Tuesday, September 11, 2018

The Originalist's Dilemma

Brett Kavanaugh is exposing a dangerous and silly pretense for Constitutional interpretation: especially after showing that the Second Amendment in no way addresses anything OTHER than the Militia by using this school of interpretation as described. Originalism is supposed to be:
"Constitutional interpretation should remain anchored in the original meaning of the Constitution’s text, which is the source of the Court’s authority and legitimacy."
By that definition, Judicial review is not constitutional as it is not found in the text of the Constitution. Instead, it comes from the case of Marbury v. Madison, 5 U.S. (1 Cranch) 137 (1803). Which happens to be the same case that backs up my assertion that the Second Amendment applies to the militia by stating that
“It cannot be presumed that any clause in the constitution is intended to be without effect”.

Of course, if one is going to find clauses in the Constitution to not be with effect and ignore precedent, then Marbury should be up there for being ignored.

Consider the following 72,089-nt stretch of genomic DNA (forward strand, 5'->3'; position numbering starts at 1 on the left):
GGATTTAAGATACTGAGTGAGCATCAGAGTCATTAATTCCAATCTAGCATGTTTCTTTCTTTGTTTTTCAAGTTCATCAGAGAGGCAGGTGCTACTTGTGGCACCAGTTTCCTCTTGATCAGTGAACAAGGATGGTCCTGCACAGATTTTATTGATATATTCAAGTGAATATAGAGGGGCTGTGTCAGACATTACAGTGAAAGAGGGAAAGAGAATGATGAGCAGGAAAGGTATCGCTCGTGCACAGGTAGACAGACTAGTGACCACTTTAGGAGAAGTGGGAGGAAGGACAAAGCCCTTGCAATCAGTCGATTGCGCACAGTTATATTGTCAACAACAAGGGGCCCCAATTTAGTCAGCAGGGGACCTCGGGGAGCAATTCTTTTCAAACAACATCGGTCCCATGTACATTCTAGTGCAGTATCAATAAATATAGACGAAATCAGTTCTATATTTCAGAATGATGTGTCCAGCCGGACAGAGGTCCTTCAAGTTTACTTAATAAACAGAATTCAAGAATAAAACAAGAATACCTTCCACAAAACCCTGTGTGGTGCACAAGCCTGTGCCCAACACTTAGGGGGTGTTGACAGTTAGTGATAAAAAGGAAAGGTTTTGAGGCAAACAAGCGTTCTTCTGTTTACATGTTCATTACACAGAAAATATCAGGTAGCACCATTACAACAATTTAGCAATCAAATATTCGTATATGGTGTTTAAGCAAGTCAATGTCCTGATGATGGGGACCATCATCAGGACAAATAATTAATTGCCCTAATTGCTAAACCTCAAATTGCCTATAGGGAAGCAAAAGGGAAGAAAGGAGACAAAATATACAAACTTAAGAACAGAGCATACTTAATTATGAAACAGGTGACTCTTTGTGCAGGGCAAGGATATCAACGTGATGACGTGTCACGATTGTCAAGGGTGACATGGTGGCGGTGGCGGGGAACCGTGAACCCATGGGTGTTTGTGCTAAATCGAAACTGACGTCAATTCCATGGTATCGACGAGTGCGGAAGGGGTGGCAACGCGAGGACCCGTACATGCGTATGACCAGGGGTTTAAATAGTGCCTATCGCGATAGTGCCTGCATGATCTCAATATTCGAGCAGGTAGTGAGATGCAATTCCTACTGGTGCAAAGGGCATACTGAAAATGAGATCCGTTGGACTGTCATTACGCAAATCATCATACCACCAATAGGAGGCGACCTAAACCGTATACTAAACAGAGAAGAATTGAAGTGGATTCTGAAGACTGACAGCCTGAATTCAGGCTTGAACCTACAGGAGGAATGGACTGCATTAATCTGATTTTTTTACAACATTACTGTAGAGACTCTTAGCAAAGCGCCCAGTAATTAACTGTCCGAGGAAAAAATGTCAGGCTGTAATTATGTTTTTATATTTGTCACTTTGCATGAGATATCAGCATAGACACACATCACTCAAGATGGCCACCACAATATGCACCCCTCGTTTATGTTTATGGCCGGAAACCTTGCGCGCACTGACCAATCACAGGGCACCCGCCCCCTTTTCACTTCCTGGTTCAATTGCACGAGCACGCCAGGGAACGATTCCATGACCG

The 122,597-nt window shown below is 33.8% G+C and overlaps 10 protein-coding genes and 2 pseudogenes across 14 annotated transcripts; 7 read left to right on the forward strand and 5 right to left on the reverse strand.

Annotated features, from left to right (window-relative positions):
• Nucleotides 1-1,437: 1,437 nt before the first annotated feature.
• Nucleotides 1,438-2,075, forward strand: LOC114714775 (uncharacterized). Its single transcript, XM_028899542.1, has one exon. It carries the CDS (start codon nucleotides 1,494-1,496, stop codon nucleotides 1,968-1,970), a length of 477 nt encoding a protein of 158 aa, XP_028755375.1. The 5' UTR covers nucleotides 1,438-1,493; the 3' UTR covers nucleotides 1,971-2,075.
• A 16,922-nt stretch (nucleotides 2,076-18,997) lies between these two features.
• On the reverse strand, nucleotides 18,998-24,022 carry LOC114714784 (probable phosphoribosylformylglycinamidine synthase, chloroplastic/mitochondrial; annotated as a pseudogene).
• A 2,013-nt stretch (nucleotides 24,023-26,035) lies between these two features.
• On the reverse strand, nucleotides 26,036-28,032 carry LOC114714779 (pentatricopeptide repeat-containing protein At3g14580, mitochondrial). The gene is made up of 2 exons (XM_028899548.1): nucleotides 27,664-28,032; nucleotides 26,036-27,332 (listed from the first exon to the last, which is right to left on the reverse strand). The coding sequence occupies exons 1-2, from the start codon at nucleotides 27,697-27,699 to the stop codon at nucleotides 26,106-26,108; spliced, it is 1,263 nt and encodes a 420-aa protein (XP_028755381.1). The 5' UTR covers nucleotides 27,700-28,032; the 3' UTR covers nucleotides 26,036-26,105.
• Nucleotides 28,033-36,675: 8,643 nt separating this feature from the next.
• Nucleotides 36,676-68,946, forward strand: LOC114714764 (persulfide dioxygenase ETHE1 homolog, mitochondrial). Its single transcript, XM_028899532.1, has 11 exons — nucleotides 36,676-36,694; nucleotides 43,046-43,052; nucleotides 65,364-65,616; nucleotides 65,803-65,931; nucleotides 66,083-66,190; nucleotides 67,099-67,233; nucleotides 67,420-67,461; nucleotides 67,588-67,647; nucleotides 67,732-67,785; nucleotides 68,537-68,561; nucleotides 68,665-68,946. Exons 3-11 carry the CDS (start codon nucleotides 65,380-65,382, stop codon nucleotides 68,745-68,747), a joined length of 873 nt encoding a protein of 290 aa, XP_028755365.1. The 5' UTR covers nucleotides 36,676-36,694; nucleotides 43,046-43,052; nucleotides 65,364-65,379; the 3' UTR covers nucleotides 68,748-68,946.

But, where does that leave us if one ignores Marbury and concedes that judicial review is not a constitutional power of the court?

Heller and McDonald were ultra vires for being judicial legislation. Now, we are on the level where those cases were also ultra vires for being an unconstitutional act of legislation by the bench. Perhaps we should look into why the founders neglected to give the power of judicial review to the courts? Some of the complaints in the Declaration of Independence related to laws being abrogated, which would mean these are tyrannical acts by being both outside the power of the court, but also well beyond the scope of its power.


The rule of law is suppose to keep the law beyond the caprices of a few people. Nine unelected officials should not be able to make or break the will of the majority of the people. Now, the court is becoming a creature of partisan politics, which is even more frightening in light of its inability to grasp its role as a referee, not a player.

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